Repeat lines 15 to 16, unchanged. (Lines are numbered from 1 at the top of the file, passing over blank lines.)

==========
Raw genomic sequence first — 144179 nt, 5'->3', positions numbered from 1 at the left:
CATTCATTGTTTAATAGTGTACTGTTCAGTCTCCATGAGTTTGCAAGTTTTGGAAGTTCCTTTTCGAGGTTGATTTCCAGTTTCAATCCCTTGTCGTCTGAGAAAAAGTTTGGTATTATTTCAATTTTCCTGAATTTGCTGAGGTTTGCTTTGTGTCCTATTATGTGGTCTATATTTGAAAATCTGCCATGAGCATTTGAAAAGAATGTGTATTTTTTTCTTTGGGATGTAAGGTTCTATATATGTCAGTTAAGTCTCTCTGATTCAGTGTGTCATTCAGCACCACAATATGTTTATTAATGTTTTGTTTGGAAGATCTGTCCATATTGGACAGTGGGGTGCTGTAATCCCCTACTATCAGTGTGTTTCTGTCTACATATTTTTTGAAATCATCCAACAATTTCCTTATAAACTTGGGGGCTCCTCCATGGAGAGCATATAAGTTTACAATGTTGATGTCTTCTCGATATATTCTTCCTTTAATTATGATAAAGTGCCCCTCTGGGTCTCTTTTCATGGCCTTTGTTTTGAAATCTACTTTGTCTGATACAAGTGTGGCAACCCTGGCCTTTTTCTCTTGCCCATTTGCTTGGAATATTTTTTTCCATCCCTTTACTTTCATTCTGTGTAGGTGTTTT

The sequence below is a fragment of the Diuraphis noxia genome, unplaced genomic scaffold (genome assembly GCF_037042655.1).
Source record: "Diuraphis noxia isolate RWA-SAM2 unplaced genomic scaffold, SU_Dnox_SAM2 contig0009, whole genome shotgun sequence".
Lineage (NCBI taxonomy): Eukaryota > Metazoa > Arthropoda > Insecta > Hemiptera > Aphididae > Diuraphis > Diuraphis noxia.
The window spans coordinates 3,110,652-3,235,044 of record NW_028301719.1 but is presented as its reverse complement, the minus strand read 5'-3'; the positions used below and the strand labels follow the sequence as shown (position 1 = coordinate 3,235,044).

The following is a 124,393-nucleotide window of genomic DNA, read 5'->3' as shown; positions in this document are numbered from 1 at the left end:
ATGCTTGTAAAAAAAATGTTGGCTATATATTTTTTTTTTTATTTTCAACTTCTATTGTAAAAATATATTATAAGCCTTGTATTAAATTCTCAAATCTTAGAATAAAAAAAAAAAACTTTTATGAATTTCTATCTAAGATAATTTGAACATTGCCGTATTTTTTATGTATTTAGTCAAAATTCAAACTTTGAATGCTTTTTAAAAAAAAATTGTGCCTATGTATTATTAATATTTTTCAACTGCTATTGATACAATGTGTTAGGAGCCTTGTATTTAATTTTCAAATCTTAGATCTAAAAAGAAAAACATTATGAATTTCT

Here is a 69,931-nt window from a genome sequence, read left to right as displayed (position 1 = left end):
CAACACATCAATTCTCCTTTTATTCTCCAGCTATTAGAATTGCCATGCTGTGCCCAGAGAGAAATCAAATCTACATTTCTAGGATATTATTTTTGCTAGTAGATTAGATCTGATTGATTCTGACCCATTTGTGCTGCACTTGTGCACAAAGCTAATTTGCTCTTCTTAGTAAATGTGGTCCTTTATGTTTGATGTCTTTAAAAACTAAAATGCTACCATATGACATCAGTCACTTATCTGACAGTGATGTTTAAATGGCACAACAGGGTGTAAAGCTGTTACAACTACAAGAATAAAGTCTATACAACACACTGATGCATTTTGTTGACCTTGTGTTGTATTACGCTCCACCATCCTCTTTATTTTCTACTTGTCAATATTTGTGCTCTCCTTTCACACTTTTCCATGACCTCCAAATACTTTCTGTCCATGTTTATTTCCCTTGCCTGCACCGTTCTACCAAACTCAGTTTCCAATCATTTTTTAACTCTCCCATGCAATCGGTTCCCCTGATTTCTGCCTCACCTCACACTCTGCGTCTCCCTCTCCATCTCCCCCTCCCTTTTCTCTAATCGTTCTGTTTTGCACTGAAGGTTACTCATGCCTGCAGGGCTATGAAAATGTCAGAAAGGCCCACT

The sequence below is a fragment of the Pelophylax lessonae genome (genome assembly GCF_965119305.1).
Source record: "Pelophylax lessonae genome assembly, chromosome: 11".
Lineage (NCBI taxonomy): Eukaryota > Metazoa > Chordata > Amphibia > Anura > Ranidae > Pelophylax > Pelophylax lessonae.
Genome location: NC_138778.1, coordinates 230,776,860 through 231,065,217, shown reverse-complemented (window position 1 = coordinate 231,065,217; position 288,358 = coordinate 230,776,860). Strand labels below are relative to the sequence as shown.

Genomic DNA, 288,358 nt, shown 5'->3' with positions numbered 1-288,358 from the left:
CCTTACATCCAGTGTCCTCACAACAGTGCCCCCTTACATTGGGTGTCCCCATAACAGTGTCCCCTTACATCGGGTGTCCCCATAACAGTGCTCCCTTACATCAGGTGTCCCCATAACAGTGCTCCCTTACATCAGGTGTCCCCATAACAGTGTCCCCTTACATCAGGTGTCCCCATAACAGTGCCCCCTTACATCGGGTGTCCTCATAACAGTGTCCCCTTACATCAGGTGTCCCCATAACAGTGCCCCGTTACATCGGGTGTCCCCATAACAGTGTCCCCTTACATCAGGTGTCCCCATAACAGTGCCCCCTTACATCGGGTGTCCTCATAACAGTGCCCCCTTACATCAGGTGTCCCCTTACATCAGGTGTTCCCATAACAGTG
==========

Genomic DNA, 288,358 nt, shown 5'->3' with positions numbered 1-288,358 from the left:
CCTTACATCCAGTGTCCTCACAACAGTGCCCCCTTACATTGGGTGTCCCCATAACAGTGTCCCCTTACATCGGGTGTCCCCATAACAGTGCTCCCTTACATCAGGTGTCCCCATAACAGTGCTCCCTTACATCAGGTGTCCCCATAACAGTGTCCCCTTACATCAGGTGTCCCCATAACAGTGCCCCCTTACATCGGGTGTCCTCATAACAGTGTCCCCTTACATCAGGTGTCCCCATAACAGTGCCCCGTTACATCGGGTGTCCCCATAACAGTGTCCCCTTACATCAGGTGTCCCCATAACAGTGCCCCCTTACATCGGGTGTCCTCATAACAGTGCCCCCTTACATCAGGTGTCCCCTTACATCAGGTGTTCCCATAACAGTG